The eye of the beholder rarely only sees beauty. If really looking, it will instead see despair, frailty, fear, loss, and a tremendous amount of imperfection. These are the things that British documentary photographer Stephen Shaw directs his lens towards: the human, the “raw and real” of life and society. Shaw doesn't seek to glamorise his subjects or their environment; he rather looks, with declared empathy, from a distance, which is not only necessary to this photographic genre, but has the value of preserving dignity while maintaining the viewers curious for more.
Shaw´s latest project, The Gift, is a well-crafted piece of visual recording and storytelling that reaches into the depths of normalcy, certain to find its manifold inversions. With carefully calibrated doses of everydayness and disillusion, The Gift is a story of life and death, of desire and the inability to avoid it; a story of self-destruction brought on by the brutal honesty of repeatedly failed attempts at self-fulfilment.
Elena Stanciu: What draws you towards documentary photography?
Stephen Shaw: Documentary photography is a challenge to explore, investigate, delve deep beyond a safe surface. I'm a hawk and I like to gamble, keen to collect, put myself out there and archive.
ES: This medium is associated with social change and calls for action against urgent social issues. Do you design your projects with this in mind?
SH: The UK is one dark mess. I aim to document that, starting from insight into so many personal histories around me. By shaking people up, I hope I can assist on a ground level. Urgent intervention is needed, particularly through education and health care.
ES: Tell me a bit about your most recent project - The Gift?
SH: The Gift works with themes of disease, drug culture, otherness, social cleansing, and issues of postmodern perceptions within veracious conformity. I am using a paranoid fiction narrative to tell a dual story as a parallel metaphor to this contemporary “problem,” as an explanation to the way it affects our culture. This narrative constantly shifts and polarises from perpetrator to victim, within a story decipherable through this dual narrative which is a subterfuge to reality, following a polemic with an obscure rhetoric of repayment that can be more easily seen by both.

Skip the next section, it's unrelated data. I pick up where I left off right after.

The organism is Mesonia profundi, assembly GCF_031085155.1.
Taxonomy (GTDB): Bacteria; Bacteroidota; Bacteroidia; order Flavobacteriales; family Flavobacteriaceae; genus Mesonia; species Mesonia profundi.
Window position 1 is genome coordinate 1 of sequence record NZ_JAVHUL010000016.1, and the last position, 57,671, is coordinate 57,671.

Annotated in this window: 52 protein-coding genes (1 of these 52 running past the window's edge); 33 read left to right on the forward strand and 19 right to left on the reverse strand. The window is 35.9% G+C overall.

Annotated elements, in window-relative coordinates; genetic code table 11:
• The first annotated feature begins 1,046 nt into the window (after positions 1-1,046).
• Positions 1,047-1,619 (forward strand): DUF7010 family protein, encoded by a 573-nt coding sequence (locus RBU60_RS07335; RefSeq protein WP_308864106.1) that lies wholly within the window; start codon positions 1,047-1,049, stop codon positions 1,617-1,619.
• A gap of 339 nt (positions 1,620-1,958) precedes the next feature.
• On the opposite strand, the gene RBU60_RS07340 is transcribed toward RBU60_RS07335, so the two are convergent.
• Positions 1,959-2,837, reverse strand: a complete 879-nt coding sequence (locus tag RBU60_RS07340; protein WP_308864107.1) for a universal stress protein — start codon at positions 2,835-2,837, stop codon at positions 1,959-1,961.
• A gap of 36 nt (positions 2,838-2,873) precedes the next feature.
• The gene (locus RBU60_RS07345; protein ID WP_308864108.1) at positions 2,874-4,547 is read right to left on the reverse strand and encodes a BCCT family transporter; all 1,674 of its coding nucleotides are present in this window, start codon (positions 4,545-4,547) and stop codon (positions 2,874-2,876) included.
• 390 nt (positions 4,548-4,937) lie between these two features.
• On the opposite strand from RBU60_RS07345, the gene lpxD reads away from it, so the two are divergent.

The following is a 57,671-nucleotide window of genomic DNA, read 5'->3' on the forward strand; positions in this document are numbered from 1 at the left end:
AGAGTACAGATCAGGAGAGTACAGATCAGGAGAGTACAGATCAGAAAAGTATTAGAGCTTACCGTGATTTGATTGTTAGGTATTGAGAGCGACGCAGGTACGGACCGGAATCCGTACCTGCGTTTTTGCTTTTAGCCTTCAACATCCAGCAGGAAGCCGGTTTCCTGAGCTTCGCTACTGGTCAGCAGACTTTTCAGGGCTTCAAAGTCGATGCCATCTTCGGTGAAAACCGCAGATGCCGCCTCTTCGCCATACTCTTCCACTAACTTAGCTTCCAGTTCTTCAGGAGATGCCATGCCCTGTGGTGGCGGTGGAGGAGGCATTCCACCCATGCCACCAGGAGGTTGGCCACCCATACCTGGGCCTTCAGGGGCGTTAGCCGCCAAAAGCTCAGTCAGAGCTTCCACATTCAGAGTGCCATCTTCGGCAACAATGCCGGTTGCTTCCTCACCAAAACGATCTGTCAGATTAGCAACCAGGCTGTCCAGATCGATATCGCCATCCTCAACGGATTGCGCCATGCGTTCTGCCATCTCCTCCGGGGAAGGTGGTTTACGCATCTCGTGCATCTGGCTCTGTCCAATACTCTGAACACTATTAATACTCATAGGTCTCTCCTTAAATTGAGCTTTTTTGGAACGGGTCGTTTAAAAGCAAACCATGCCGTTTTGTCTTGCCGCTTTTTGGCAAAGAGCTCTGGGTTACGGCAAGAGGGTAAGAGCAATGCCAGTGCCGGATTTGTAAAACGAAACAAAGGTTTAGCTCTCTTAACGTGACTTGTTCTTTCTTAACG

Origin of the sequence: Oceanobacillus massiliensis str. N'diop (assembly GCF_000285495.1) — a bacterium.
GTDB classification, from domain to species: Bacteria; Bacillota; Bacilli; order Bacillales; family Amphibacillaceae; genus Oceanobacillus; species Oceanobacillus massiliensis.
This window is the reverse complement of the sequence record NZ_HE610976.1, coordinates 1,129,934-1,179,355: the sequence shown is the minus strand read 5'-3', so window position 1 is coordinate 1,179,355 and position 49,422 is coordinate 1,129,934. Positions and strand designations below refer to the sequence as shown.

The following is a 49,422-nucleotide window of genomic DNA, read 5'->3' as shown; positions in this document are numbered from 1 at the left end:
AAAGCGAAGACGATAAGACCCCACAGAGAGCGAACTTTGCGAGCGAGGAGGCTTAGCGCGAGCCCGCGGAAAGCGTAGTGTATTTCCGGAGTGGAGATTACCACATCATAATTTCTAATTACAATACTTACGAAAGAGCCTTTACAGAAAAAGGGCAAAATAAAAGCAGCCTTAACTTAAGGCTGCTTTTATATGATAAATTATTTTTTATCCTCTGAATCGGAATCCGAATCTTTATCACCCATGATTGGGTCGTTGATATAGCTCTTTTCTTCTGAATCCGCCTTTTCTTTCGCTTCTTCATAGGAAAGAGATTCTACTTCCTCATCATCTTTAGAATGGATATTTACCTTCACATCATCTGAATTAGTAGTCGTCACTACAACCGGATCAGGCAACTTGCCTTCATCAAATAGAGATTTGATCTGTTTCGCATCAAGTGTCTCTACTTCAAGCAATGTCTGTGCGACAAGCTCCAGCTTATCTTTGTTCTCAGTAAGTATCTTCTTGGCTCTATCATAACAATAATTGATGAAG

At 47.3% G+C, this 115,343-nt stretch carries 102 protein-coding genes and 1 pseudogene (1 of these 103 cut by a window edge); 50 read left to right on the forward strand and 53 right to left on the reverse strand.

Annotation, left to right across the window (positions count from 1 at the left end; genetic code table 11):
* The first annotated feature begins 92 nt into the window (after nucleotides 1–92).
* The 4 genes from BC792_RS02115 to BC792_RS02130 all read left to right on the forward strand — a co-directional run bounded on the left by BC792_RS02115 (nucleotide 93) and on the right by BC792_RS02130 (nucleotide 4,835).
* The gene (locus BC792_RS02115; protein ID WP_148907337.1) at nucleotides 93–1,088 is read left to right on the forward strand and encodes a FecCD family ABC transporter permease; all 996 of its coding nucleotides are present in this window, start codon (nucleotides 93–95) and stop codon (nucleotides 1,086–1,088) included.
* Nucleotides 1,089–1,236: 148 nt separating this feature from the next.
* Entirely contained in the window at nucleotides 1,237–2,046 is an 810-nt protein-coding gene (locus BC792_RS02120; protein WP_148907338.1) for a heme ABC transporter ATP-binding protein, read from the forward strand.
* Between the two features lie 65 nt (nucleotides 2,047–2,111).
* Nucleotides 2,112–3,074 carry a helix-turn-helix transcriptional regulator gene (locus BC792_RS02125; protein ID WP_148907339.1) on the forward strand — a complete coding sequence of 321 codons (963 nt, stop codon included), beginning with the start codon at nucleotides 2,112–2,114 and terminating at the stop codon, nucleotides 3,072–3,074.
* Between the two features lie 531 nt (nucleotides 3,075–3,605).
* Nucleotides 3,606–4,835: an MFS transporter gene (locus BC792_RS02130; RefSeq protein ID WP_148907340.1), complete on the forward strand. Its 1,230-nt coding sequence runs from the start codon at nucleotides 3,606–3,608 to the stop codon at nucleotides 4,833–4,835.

ES: Your work is very complex and sensitive, clearly loaded with symbolism and narrative intensity, which seem difficult to contain within one shot. Do you ever find that photography is not enough to tell the story, that there are limits to this medium?
SH: I feel that any medium can be evolved and grown through time. Not everyone can see the same, so sometimes one's vision needs more forms of language to help hone it to a sharp point. Photography is never enough to tell a story, particularly a personal one. Ideally, I would include as much sensory, emotional persuasion as is possible. I see my words and images as an artform that moulds my context towards personal desires.
I'm drawn to symbols from real life, and use them to tell a story whilst working within my documentary process as a way of framing my subject and, as a tool of dual-layered storytelling to explain life tragedies poetically. I use language creatively to give clues that help realise a deeper story.
ES: Very often, your photographs feature unglamorous, sort of broken or threatened humanity, and dilapidated spaces and structures. What do you find interesting about this vulnerability in your subjects?
SH: I empathise with so many aspects of such vulnerability, as it is a personal reflection of myself, my “black mirror,” which I have had to endure.
ES: What is your mission as an artist? As a documentary photographer, how do you experience the tension between the subject and the craft, the clash of aesthetics and ethics defining what you want to/must do and what you can/are allowed to do?
SH: I see my developing body of work as art contained within a frame of contrasting viewpoints, quietly attempting in a humble manner to bring about change in the way so many people look at modern concepts, and look away from them fast. Blind eyes, deaf ears equal evasion, avoidance. That is shameful, a sad reflection.
Words: Elena Stanciu
Photography: From the series The Gift by Stephen Shaw